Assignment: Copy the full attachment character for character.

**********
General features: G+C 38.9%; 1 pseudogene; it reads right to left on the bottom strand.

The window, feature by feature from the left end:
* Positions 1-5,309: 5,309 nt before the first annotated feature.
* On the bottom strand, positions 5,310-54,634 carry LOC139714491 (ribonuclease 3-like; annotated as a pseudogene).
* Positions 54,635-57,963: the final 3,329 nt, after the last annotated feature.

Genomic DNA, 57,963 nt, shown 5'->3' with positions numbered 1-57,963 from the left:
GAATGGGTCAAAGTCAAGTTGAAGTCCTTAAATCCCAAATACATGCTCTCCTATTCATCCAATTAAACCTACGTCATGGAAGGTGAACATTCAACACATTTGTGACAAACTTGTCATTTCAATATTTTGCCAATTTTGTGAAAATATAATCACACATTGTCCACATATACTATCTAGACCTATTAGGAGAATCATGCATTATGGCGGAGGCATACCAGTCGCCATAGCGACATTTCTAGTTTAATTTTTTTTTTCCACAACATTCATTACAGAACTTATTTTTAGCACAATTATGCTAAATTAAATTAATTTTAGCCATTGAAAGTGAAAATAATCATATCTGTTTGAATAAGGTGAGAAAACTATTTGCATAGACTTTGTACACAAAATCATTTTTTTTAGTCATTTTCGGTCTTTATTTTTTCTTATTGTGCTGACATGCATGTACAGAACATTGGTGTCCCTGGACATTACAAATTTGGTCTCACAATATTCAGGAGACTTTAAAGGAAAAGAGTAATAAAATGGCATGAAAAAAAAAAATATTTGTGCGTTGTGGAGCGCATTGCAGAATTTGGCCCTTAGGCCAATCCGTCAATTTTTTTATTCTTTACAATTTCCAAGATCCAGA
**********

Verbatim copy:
General features: G+C 38.9%; 1 pseudogene; it reads right to left on the bottom strand.

The window, feature by feature from the left end:
* Positions 1-5,309: 5,309 nt before the first annotated feature.
* On the bottom strand, positions 5,310-54,634 carry LOC139714491 (ribonuclease 3-like; annotated as a pseudogene).
* Positions 54,635-57,963: the final 3,329 nt, after the last annotated feature.

Genomic DNA, 57,963 nt, shown 5'->3' with positions numbered 1-57,963 from the left:
GAATGGGTCAAAGTCAAGTTGAAGTCCTTAAATCCCAAATACATGCTCTCCTATTCATCCAATTAAACCTACGTCATGGAAGGTGAACATTCAACACATTTGTGACAAACTTGTCATTTCAATATTTTGCCAATTTTGTGAAAATATAATCACACATTGTCCACATATACTATCTAGACCTATTAGGAGAATCATGCATTATGGCGGAGGCATACCAGTCGCCATAGCGACATTTCTAGTTTAATTTTTTTTTTCCACAACATTCATTACAGAACTTATTTTTAGCACAATTATGCTAAATTAAATTAATTTTAGCCATTGAAAGTGAAAATAATCATATCTGTTTGAATAAGGTGAGAAAACTATTTGCATAGACTTTGTACACAAAATCATTTTTTTTAGTCATTTTCGGTCTTTATTTTTTCTTATTGTGCTGACATGCATGTACAGAACATTGGTGTCCCTGGACATTACAAATTTGGTCTCACAATATTCAGGAGACTTTAAAGGAAAAGAGTAATAAAATGGCATGAAAAAAAAAAATATTTGTGCGTTGTGGAGCGCATTGCAGAATTTGGCCCTTAGGCCAATCCGTCAATTTTTTTATTCTTTACAATTTCCAAGATCCAGA